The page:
Family life

School forms: What happens when both parents are Mother

Susan Goldberg is frustrated that some organizations don't recognize that not every household has a mother and father.

P1030259 Susan makes some changes to her kids' registration form. Photo: Susan Goldberg

Thunder Bay, Ont. writer Susan Goldberg is a transplanted Torontonian and one of two mothers to two boys. Follow along as she shares her family’s experiences.

I was filling in a form a couple of weeks ago, one of the countless forms that one fills out as a parent: birth certificate, permission slip, daycare intake, school registration, gymnastics and skating and soccer and hockey and summer camp information, and so on.

No one tells you before you become a parent just how many forms there will be to fill out.

And nobody tells you before you become a queer parent just how often you will encounter forms that ask for — as this one did — your child’s “Father’s name” and “Mother’s name.”

I sighed. I mean, it’s 2013: shouldn’t most progressive organizations have realized by now that not every household has a mother and father? Some — like mine — have two mothers, while others have two dads.


So I did what I usually do in these situations, which is to cross out “Father’s name” and “Mother’s name” and write in “Parent’s name.”

And then I got snarky. I took out my phone and snapped a picture of the offending piece of paper and posted it to Facebook and Twitter, with the caption, “Changing the world, one (heteronormative) form at a time.”

I got a lot of responses — dozens of Facebook “likes” and a bunch of retweets and supportive comments. Several of my friends who are single parents pointed out that they also find the standard “Mother/Father” forms off-putting, or at least tiresome. “I face the same problem all the time as a solo (straight) parent,” wrote one friend, a single mom by choice. “I write in ‘nope,’ [under]” said another friend. “And sometimes, if I’m in the mood to create a teachable moment, I write, ‘sperm donor.’”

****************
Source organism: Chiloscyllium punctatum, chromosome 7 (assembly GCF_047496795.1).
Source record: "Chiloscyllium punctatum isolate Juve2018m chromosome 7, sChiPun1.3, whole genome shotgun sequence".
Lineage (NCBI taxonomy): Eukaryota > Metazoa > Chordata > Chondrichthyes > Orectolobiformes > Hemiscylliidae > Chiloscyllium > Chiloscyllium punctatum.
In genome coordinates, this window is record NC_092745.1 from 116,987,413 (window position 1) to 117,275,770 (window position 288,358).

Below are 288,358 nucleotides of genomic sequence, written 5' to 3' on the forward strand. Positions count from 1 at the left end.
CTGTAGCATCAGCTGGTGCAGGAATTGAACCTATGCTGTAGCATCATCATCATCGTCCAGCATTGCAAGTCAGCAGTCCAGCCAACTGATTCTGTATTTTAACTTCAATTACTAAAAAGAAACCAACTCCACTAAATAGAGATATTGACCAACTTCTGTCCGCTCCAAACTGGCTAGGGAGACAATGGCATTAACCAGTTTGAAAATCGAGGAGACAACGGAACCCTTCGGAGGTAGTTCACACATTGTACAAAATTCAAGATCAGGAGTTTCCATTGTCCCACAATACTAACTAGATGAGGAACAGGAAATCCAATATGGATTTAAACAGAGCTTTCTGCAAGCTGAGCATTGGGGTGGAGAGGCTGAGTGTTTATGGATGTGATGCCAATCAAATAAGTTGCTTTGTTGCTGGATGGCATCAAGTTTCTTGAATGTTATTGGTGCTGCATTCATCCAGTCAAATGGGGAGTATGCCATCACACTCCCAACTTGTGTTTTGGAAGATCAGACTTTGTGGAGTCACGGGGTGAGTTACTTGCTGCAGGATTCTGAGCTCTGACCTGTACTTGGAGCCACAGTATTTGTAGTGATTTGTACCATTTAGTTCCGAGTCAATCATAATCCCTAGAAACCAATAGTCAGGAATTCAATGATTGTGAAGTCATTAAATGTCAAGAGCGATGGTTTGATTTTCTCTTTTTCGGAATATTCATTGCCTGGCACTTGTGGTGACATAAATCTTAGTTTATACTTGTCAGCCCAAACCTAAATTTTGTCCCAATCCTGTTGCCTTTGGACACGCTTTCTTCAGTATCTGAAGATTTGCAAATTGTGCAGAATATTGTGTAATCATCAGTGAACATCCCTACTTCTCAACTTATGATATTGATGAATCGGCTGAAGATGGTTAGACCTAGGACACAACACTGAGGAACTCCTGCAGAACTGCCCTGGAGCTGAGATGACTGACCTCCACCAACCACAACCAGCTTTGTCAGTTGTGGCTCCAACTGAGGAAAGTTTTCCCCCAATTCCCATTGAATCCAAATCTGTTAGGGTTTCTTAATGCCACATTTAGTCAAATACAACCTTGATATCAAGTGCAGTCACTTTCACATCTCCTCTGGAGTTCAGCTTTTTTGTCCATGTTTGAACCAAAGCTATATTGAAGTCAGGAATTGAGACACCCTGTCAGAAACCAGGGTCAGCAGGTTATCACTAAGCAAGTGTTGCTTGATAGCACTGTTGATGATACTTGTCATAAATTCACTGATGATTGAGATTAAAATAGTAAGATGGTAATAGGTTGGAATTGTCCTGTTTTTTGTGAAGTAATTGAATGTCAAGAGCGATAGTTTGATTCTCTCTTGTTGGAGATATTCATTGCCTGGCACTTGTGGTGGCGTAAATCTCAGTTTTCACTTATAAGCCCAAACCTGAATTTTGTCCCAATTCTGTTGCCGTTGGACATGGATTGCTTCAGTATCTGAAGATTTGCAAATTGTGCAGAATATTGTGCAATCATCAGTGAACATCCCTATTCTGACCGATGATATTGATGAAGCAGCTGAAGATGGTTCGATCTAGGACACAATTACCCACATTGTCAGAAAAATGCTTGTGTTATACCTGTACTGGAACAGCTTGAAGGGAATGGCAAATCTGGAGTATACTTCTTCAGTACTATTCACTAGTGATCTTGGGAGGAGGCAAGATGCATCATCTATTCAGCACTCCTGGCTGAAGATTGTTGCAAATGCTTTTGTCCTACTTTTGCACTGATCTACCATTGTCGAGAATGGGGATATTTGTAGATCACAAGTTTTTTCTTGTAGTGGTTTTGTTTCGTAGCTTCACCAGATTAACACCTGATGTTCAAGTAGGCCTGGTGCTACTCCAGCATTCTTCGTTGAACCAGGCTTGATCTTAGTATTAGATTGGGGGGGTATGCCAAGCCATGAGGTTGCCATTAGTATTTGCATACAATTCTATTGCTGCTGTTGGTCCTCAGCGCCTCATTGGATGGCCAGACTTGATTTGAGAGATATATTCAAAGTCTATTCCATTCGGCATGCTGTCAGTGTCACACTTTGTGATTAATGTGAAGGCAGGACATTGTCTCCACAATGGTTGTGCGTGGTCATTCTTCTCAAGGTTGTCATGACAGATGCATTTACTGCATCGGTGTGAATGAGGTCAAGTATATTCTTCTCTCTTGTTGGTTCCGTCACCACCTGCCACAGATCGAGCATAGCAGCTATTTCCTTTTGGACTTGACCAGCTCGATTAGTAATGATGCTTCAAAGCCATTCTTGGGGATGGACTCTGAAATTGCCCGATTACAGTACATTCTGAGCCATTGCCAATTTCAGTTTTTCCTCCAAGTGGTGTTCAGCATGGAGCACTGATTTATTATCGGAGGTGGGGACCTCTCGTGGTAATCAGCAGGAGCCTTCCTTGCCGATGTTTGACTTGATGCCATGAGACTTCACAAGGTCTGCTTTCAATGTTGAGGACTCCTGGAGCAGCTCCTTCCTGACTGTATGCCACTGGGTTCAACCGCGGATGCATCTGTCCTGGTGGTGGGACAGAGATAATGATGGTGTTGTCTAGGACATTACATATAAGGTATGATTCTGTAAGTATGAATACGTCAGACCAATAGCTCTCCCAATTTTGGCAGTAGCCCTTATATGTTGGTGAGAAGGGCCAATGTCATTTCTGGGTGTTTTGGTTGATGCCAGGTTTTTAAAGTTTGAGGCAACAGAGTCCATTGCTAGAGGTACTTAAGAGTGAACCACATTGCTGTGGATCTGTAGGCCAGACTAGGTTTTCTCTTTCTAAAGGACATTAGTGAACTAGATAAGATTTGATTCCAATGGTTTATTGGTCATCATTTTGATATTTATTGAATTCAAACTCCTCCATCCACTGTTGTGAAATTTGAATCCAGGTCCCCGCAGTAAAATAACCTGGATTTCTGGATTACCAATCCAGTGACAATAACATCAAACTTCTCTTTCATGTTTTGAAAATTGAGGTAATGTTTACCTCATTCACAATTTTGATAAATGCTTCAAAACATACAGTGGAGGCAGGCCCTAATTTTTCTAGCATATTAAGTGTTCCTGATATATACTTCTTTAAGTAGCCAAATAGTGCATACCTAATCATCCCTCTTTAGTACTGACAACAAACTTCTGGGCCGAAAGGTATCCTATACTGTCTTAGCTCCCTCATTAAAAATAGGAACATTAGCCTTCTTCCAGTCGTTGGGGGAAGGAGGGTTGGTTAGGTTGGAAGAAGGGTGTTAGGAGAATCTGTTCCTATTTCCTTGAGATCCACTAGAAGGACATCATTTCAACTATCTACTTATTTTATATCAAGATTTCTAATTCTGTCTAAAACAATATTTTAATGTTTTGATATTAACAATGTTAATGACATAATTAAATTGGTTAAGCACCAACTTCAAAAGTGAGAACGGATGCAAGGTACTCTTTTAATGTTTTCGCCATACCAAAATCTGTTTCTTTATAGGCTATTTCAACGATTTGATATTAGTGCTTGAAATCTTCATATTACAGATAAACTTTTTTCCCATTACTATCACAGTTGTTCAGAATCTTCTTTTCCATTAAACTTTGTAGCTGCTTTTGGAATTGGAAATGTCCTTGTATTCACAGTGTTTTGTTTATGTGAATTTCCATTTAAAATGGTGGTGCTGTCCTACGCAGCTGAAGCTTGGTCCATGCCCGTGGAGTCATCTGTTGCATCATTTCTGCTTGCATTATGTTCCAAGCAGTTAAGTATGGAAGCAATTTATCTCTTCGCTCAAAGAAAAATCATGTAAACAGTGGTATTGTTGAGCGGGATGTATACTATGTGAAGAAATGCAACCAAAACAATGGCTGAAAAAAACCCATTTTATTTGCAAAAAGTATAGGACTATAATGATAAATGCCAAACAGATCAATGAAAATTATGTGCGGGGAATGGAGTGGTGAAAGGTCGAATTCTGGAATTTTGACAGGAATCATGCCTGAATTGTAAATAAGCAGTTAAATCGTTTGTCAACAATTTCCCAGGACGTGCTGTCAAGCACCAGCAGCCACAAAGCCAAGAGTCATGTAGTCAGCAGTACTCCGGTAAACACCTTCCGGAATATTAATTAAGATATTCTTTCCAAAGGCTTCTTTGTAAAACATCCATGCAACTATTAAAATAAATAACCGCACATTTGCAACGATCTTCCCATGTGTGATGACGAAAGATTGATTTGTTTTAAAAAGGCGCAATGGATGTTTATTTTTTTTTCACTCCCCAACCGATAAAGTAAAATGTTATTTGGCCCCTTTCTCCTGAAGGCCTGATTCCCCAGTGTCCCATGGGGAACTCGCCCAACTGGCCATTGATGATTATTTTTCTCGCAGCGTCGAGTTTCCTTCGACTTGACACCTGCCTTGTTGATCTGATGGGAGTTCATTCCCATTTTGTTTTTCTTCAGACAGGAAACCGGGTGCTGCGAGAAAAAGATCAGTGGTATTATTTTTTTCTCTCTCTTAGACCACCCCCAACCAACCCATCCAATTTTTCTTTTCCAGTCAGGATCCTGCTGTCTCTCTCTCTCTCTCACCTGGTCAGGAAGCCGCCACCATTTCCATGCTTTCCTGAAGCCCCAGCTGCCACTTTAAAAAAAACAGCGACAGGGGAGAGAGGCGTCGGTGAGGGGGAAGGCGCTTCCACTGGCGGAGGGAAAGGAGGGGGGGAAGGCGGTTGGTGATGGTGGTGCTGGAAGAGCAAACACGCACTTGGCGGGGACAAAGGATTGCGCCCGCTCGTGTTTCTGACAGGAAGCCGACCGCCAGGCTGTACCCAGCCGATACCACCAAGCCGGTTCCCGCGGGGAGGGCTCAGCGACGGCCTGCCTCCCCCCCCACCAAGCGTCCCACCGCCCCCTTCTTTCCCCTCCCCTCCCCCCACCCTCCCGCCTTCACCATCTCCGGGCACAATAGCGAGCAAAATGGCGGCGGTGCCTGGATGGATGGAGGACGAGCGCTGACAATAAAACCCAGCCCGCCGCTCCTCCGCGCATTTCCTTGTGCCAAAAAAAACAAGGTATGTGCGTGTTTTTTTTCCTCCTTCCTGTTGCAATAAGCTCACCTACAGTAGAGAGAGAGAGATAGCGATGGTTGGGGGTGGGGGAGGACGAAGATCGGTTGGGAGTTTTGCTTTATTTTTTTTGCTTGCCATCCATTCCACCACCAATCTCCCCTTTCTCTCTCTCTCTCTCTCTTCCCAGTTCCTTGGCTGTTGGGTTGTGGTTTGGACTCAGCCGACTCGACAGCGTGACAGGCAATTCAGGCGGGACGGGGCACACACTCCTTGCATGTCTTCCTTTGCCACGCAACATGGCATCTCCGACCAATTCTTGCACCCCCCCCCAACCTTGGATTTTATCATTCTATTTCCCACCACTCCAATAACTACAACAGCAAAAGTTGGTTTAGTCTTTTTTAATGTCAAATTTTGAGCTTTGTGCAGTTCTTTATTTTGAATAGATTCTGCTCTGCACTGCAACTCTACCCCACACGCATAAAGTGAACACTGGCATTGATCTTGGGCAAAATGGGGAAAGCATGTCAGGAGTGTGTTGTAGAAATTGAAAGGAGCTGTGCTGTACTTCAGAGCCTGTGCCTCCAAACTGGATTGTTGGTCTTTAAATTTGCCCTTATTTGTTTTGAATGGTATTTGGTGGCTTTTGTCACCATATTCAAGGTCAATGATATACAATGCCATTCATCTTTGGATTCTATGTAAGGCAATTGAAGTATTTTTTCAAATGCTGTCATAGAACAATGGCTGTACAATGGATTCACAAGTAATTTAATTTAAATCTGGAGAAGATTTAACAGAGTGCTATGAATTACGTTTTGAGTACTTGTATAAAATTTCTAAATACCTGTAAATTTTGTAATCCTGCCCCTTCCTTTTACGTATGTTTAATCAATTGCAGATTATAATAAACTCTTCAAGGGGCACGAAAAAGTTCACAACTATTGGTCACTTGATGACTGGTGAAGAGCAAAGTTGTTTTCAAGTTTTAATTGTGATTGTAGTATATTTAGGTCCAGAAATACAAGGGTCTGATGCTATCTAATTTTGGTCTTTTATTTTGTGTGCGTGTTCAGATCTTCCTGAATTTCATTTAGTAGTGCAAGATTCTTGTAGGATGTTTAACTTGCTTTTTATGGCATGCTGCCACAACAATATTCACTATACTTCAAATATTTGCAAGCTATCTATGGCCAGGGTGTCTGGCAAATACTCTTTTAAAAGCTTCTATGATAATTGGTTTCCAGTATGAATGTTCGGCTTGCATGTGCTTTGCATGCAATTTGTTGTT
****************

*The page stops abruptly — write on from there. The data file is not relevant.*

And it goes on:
Read more: Single mom, donor dad: An unconventional birth story >

And then, basking in the glow of my own righteous self-indignation and my friends’ unwavering support, I let it go. Point made — right?


Well, no. Wrong.

I hadn’t made my point. I had complained, sure — but not to the people who actually needed to hear my complaint. Nor had I taken any actual steps to make the situation better. I hadn't changed the world one iota.

Why not? To be blunt, a combination of laziness and fear. Actually engaging with the creators of the form would involve slightly more work on my part then simply firing off a few aggrieved sentences over social media. And while I could be fairly certain that my Facebook and Twitter friends would take my side, I couldn’t be sure of the same thing from the organization. What if I received a hostile response? What if they were indifferent to my ideals of inclusivity and social justice? What if I felt stupid? What if, what if…?

And yet, I’m trying to teach my children that it’s not simply enough to sit around and complain about things, that if they want something to change, they actually have to take steps — real steps — to help resolve it. I mean, kids (it’s not just my kids, is it?) complain a lot: “She was mean to me!” “I’m cold!” “I don’t like that for dinner!” “I hate those pajamas!” And I do my best as a parent to meet those kinds of complaints with a standard response: “Well, what can you do about it? How can you make it better?” Maybe you need to speak up, get help from a teacher or another adult, find a sweater, help make something that you do like for dinner, get off the couch and get your own pajamas. Whatever the case, I try (some days more successfully than others) to model that complaints aren’t useful unless you’re also prepared to take action, and not just some kind of "slacktivism" on social media.

And so, a couple of days ago, I sent a message to the organization, in which I respectfully suggested that they consider changing their wording to “something a bit more inclusive, like ‘Parent/Guardian.’” (I will admit that I punctuated that request with a smiley face — I’m still working on my need to be a “nice girl,” apparently, but baby steps.)


I got a response within hours: a friendly, enthusiastic, apologetic, response. They had noticed my alteration of the form. They had been thinking about how to address it. They were grateful that I had spoken up. They thanked me for my suggestion. They said, “For sure we will change the registration forms for next year.”

A small change, to be sure, but a real change for the better.

This article was originally published on Oct 31, 2013

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